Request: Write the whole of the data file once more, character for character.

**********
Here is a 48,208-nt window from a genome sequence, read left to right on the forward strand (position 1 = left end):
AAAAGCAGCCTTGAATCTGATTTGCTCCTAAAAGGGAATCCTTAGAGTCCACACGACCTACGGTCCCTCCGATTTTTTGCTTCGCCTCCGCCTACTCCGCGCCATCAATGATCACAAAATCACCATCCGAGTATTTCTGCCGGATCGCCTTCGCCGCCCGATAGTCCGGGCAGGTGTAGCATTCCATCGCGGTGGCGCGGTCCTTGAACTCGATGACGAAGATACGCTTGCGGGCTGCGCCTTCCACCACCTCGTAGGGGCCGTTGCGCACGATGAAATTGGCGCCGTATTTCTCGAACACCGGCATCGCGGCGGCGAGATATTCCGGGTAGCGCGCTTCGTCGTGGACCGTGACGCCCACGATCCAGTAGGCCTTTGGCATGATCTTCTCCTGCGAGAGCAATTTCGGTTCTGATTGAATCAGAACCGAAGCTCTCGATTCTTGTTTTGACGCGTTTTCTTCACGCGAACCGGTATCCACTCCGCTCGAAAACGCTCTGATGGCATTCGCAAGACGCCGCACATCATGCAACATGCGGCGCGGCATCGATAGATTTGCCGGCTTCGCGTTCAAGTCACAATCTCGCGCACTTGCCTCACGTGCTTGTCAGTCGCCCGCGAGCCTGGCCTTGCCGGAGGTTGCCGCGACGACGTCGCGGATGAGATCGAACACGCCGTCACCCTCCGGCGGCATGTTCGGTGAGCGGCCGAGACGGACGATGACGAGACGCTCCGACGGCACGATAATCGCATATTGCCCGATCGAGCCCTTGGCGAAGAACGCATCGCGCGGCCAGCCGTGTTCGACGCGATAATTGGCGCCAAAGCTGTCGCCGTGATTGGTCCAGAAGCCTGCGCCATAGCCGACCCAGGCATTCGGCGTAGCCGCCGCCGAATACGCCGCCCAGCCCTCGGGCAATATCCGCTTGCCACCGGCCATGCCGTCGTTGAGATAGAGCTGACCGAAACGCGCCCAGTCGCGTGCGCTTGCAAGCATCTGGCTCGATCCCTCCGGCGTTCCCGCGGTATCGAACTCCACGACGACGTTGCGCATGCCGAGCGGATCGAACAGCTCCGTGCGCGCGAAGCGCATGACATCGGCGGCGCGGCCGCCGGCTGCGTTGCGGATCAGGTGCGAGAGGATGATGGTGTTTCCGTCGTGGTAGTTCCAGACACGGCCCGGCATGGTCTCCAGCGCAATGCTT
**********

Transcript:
Here is a 48,208-nt window from a genome sequence, read left to right on the forward strand (position 1 = left end):
AAAAGCAGCCTTGAATCTGATTTGCTCCTAAAAGGGAATCCTTAGAGTCCACACGACCTACGGTCCCTCCGATTTTTTGCTTCGCCTCCGCCTACTCCGCGCCATCAATGATCACAAAATCACCATCCGAGTATTTCTGCCGGATCGCCTTCGCCGCCCGATAGTCCGGGCAGGTGTAGCATTCCATCGCGGTGGCGCGGTCCTTGAACTCGATGACGAAGATACGCTTGCGGGCTGCGCCTTCCACCACCTCGTAGGGGCCGTTGCGCACGATGAAATTGGCGCCGTATTTCTCGAACACCGGCATCGCGGCGGCGAGATATTCCGGGTAGCGCGCTTCGTCGTGGACCGTGACGCCCACGATCCAGTAGGCCTTTGGCATGATCTTCTCCTGCGAGAGCAATTTCGGTTCTGATTGAATCAGAACCGAAGCTCTCGATTCTTGTTTTGACGCGTTTTCTTCACGCGAACCGGTATCCACTCCGCTCGAAAACGCTCTGATGGCATTCGCAAGACGCCGCACATCATGCAACATGCGGCGCGGCATCGATAGATTTGCCGGCTTCGCGTTCAAGTCACAATCTCGCGCACTTGCCTCACGTGCTTGTCAGTCGCCCGCGAGCCTGGCCTTGCCGGAGGTTGCCGCGACGACGTCGCGGATGAGATCGAACACGCCGTCACCCTCCGGCGGCATGTTCGGTGAGCGGCCGAGACGGACGATGACGAGACGCTCCGACGGCACGATAATCGCATATTGCCCGATCGAGCCCTTGGCGAAGAACGCATCGCGCGGCCAGCCGTGTTCGACGCGATAATTGGCGCCAAAGCTGTCGCCGTGATTGGTCCAGAAGCCTGCGCCATAGCCGACCCAGGCATTCGGCGTAGCCGCCGCCGAATACGCCGCCCAGCCCTCGGGCAATATCCGCTTGCCACCGGCCATGCCGTCGTTGAGATAGAGCTGACCGAAACGCGCCCAGTCGCGTGCGCTTGCAAGCATCTGGCTCGATCCCTCCGGCGTTCCCGCGGTATCGAACTCCACGACGACGTTGCGCATGCCGAGCGGATCGAACAGCTCCGTGCGCGCGAAGCGCATGACATCGGCGGCGCGGCCGCCGGCTGCGTTGCGGATCAGGTGCGAGAGGATGATGGTGTTTCCGTCGTGGTAGTTCCAGACACGGCCCGGCATGGTCTCCAGCGCAATGCTT